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Developing and Testing Mechanistic Models of Terrestrial Carbon Cycling Using Time-Series Data Ed Rastetter The Ecosystems Center Marine Biological Laboratory.

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Presentation on theme: "Developing and Testing Mechanistic Models of Terrestrial Carbon Cycling Using Time-Series Data Ed Rastetter The Ecosystems Center Marine Biological Laboratory."— Presentation transcript:

1 Developing and Testing Mechanistic Models of Terrestrial Carbon Cycling Using Time-Series Data Ed Rastetter The Ecosystems Center Marine Biological Laboratory Woods Hole, MA USA Jack Cosby Environmental Sciences University of Virginia Charlottesville, VA USA

2 I. What should be the focus of model development and testing efforts? II. Using transfer-function estimations to identify important system linkages III. Using the Extended Kalman Filter as a test of model adequacy that yields valuable information on how to improve model structure Topics:

3 There has been an emphasis on the individual processes within models (e.g., photosynthesis, respiration, transpiration). But are differences among models because of the individual processes? Or is it because of the overall model structure (i.e., how the components are linked together)? Focus of model development and testing

4 XY PLR F Structure 1: Structure 3: XaXa Y PaPa LaLa R F XbXb PbPb LbLb Structure 2: XYaYa P L R U F YbYb M Is it the overall structure or the component processes that matters? Rastetter 2003

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6 Response to a ramp in F from time 10 to 100 Same model structure, different process equation Rastetter 2003

7 XY PLR F Structure 1: Structure 3: XaXa Y PaPa LaLa R F XbXb PbPb LbLb Structure 2: XYaYa P L R U F YbYb M Its the structure that matters!!!!!!! (i.e. how the components are linked to one another) Not the detailed process representation!

8 G F ++ n x r y e y x - input time series y - output time series n - white noise time series e - error time series F - Deterministic transfer function G - Stochastic transfer function y t = b 0 x t + b 1 x t a 1 y t-1 - a 2 y t  0 n t +  1 n t  1 r t-1 -  2 r t e t Young 1984 ARMA Transfer Function Models Testing system linkages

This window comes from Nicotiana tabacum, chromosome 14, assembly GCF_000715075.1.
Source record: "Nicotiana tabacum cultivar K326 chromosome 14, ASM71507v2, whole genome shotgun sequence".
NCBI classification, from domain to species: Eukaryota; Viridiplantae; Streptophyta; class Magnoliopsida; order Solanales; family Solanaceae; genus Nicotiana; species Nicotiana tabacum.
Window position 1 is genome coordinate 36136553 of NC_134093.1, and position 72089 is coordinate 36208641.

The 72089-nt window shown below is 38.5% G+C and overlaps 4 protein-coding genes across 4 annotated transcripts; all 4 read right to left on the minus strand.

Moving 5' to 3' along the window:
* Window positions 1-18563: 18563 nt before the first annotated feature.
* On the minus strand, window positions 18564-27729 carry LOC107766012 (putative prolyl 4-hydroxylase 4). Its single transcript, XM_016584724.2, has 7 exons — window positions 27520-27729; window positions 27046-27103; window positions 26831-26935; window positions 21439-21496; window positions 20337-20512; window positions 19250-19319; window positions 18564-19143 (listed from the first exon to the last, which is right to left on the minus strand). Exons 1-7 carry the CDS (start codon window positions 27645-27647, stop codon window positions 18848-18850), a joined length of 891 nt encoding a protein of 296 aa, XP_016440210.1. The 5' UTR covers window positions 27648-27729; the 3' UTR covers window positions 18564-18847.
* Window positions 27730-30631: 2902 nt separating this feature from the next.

9 Input Time Series Output Time Series No significant pattern Deterministic function significant Combined model significant but deterministic function not significant Rastetter 1986

10 Kalman Filter The Kalman Filter is recursive filter that estimates successive states of a dynamic system from a time series of noise-corrupted measurements (Data Assimilation) A linear model is used to project the system state one time step into the future Measurements are made after the time step has elapsed and compared to the model predictions Based on this comparison and a recursively updated assessment of past model performance (estimate covariance matrix) and past measurement error (innovations covariance), the Kalman Filter updates, and hopefully improves, estimates of the modeled variables

11 Extended Kalman Filter The Extended Kalman Filter (EKF) is essentially the same as the Kalman filter, but with an underlying nonlinear model To accommodate the nonlinearity, the model must be linearized at each time step to estimate the Transition matrix This transition matrix is used to update the estimate covariance

12 F t = J = ff xx x t-1:t-1,u t F t =exp(J  t) exp(J  t) = I + J  t + (J  t) 2 /2! (J  t) n /n! +... Discrete model x t = f(x t-1, u t, w t ) Continuous model = f(x, u, w) dx dt Nonlinear models Linearized transition matrix